To set the voice alert, go to the APRS menu and select option 32, Voice Alert. Change the alert mode from Normal, which actually means Off, to Tone SQL. Then leave the tone squelch value set to 100 hz. Then when you receive a voice alert message, the radio will beep and pass the audio. You can carry on a quick conversation on the APRS channel to coordinate a frequency change for a longer voice conversation. Please note that this function does use resources on the APRS channel, so please keep those voice conversations short, short enough to move to another frequency.
Speaking of APRS, I received this question from Brian about SMSGTE
Do you have to register with SMS gte or can you do this without registering with them? I might be confusing my own myself
No registration is necessary to use the service. All you do is send a message to SMSGTE and it works automatically. You can register to create an alias, but that isn’t necessary.
I did get a couple of comments about SMSGTE not working properly for a few people. They’d be able to send messages just fine, but couldn’t receive any acknowledgement. This has to do in part with one way I-Gates. Some hams will set up on APRS I-Gate that only listens to the APRS channel and feeds the packets to the APRS internet stream. But it won’t take packets from the stream and transmit them over the airwaves. This halfway approach may be convenient as you can use an old scanner or an SDR dongle as your igate receiver, but it also cripples the utility of the APRS mode. With two properly configured Igates, I could send a message over the air to another station hundreds of miles away, it would travel over RF, to the data stream, and back to RF to the receiving party. With a one way I-Gate, the receiving party may never get the message. So if you are thinking of putting up an igate in your area, please make it a two way I-Gate. I’m planning a video on Igates in the near future, so please watch for that.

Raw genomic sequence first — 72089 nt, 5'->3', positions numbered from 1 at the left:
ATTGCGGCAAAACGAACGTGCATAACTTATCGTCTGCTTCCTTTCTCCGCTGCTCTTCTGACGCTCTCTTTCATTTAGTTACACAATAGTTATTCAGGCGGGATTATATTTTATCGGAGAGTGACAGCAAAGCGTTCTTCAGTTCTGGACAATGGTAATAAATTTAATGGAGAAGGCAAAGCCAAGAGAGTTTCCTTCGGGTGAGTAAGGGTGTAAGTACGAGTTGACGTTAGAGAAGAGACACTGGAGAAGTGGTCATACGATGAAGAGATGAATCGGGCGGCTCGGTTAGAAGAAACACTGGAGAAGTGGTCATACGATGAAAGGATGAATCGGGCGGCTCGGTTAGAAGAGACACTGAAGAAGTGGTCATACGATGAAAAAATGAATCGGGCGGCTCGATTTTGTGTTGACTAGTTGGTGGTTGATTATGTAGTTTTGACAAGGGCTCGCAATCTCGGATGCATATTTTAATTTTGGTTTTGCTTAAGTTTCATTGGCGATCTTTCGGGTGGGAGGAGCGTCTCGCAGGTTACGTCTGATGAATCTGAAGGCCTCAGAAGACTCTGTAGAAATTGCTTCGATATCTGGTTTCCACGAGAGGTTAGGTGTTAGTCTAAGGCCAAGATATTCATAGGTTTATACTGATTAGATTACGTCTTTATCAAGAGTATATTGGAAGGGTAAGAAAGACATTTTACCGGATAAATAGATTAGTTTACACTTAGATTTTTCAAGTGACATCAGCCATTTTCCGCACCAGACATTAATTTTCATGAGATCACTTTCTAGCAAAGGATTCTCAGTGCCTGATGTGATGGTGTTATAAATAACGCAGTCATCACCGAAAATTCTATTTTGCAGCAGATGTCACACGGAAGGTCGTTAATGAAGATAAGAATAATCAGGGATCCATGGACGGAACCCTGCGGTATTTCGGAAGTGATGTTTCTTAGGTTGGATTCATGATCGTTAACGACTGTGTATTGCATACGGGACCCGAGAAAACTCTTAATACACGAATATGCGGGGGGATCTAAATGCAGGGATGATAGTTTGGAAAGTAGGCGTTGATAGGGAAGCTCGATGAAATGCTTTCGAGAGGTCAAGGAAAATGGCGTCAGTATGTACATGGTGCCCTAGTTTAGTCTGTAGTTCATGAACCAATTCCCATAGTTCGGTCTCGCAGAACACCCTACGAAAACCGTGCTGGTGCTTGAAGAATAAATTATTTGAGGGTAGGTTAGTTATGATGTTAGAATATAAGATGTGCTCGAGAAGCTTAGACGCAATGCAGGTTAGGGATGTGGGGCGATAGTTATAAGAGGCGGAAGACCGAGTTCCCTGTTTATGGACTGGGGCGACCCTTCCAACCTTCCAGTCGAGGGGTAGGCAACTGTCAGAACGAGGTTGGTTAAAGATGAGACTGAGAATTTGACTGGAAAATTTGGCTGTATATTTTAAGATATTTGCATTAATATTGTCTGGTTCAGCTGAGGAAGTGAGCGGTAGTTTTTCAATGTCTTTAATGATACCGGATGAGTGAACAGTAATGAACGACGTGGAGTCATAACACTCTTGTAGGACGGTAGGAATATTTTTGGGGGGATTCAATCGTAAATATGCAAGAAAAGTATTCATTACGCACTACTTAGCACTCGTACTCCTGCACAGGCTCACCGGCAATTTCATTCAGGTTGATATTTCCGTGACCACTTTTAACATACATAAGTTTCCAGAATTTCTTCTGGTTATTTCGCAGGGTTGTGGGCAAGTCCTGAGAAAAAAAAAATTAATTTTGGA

I did get a couple questions about the recent Chameleon EMCOMM III base antenna review. David writes:
Interesting but it would have helped my understanding to have a drawing of where this antenna went to and height at both ends and direction of the wire. Did you use a tuner in this situation?
I probably should have included a diagram of the installation as it can be a little difficult to discern in the video how the antenna is deployed. We went for an inverted L style installation, with the majority of the wire being horizontal and about 30 feet off the ground. The counterpoise was about 52 feet long and it just ran alongside the foundation of the building.
We did use a tuner as the SWR was between 1.5:1 and 3:1 depending on the band and frequency. Almost all end fed antennas do require a tuner of some sort. Most end feds will tune fine if your rig has a built in auto tuner, so you may not need an external tuner with this antenna. Our initial thoughts in using the Heathkit was that since it has tube finals, it would be more forgiving. But we switched to the Icom and it doesn’t have a built-in tuner, we used an external tuner.
That’s it for this month’s questions, please keep them coming. As for topics this month, ARRL Field Day is approaching, and I’ll be active with our local club’s Field Day event. You can look forward to a video on that. I also have a couple of product reviews coming up, including the mystery item that is in this box. It’s summer so you can expect that I will spend a lot less time in the shack and more outdoors.